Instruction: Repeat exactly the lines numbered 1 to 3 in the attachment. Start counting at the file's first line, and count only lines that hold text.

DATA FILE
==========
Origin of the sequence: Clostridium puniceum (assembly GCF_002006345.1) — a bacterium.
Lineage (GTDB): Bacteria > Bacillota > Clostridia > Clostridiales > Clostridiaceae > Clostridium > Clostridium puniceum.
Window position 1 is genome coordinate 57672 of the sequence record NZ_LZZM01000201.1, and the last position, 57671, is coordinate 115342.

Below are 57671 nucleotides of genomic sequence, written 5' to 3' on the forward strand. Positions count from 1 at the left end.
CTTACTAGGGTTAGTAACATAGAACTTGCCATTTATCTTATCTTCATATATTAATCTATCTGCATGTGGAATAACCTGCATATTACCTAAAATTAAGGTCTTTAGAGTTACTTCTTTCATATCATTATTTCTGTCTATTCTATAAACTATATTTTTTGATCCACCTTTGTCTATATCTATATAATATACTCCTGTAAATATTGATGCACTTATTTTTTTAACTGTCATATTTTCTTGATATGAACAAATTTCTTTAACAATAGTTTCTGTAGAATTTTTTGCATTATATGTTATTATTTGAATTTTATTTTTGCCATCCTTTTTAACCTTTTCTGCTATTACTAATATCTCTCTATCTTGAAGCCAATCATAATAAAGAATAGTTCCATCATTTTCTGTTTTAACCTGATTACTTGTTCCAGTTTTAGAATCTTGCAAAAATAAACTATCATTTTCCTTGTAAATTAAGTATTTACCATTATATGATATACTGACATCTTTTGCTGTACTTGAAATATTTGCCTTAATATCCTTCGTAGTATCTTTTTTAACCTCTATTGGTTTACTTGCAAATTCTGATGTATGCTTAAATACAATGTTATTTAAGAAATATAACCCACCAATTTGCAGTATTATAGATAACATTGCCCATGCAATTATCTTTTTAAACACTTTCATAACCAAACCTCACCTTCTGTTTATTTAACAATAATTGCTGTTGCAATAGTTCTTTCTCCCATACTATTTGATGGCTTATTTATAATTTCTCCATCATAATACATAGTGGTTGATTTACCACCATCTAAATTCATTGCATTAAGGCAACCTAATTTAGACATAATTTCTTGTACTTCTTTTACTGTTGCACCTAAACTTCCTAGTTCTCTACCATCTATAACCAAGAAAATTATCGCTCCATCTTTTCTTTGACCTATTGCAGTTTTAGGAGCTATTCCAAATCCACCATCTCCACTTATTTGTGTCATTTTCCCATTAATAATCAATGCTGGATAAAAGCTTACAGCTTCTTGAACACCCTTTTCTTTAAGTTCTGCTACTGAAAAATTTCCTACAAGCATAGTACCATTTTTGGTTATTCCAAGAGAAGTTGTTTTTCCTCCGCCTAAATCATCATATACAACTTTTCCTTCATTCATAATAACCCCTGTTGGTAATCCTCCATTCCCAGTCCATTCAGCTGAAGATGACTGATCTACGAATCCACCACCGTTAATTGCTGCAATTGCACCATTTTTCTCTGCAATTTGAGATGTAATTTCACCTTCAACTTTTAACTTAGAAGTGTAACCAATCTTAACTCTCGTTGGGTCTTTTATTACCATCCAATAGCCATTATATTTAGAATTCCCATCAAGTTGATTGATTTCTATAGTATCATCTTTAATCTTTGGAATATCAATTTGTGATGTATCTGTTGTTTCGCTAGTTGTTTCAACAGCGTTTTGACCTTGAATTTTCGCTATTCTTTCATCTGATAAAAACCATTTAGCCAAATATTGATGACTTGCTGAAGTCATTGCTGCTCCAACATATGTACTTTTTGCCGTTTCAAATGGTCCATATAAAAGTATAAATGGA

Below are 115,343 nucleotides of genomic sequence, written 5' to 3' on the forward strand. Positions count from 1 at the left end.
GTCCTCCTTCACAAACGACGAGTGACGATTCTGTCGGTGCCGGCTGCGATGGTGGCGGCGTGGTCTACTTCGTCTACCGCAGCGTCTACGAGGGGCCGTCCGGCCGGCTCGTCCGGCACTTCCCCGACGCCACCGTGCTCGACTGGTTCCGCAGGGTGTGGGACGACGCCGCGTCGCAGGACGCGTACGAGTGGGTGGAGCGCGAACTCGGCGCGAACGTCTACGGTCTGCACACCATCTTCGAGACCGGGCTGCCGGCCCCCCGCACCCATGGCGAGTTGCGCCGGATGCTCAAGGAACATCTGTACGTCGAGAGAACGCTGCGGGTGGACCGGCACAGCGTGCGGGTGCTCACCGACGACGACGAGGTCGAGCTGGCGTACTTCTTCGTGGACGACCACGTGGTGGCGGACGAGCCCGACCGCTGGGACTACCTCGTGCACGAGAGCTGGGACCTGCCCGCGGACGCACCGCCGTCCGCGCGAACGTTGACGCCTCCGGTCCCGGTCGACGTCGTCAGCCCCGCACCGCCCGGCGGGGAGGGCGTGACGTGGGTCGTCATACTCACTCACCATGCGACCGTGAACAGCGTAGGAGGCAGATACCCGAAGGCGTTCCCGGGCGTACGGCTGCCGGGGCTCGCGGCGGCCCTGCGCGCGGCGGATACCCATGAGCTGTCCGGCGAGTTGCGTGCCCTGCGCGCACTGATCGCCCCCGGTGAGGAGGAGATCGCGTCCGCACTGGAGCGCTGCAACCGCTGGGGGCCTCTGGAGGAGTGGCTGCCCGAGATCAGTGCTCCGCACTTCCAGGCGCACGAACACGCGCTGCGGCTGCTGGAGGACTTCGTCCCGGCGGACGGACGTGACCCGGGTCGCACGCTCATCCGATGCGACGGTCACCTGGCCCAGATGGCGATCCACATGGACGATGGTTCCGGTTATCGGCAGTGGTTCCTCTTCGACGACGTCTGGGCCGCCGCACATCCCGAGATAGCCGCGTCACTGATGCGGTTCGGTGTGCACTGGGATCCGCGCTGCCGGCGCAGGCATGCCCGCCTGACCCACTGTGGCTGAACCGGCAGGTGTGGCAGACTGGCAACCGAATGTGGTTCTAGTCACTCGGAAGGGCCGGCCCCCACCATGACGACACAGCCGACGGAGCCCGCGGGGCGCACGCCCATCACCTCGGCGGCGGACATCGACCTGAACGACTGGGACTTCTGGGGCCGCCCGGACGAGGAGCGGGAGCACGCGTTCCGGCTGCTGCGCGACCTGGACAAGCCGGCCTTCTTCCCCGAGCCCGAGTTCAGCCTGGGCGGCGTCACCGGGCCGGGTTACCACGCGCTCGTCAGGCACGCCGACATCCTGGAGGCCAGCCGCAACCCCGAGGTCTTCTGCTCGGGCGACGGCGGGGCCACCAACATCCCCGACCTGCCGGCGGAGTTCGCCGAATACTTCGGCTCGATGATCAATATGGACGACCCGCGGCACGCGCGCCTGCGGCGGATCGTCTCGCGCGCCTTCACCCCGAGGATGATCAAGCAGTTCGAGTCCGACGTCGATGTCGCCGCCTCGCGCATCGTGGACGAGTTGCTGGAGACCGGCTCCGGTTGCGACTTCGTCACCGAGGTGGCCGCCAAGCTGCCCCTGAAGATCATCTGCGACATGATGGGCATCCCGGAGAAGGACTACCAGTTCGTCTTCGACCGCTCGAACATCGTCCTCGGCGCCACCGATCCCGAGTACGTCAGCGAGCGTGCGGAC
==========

Origin of the sequence: Clostridium puniceum (assembly GCF_002006345.1) — a bacterium.
Lineage (GTDB): Bacteria > Bacillota > Clostridia > Clostridiales > Clostridiaceae > Clostridium > Clostridium puniceum.
Window position 1 is genome coordinate 57672 of the sequence record NZ_LZZM01000201.1, and the last position, 57671, is coordinate 115342.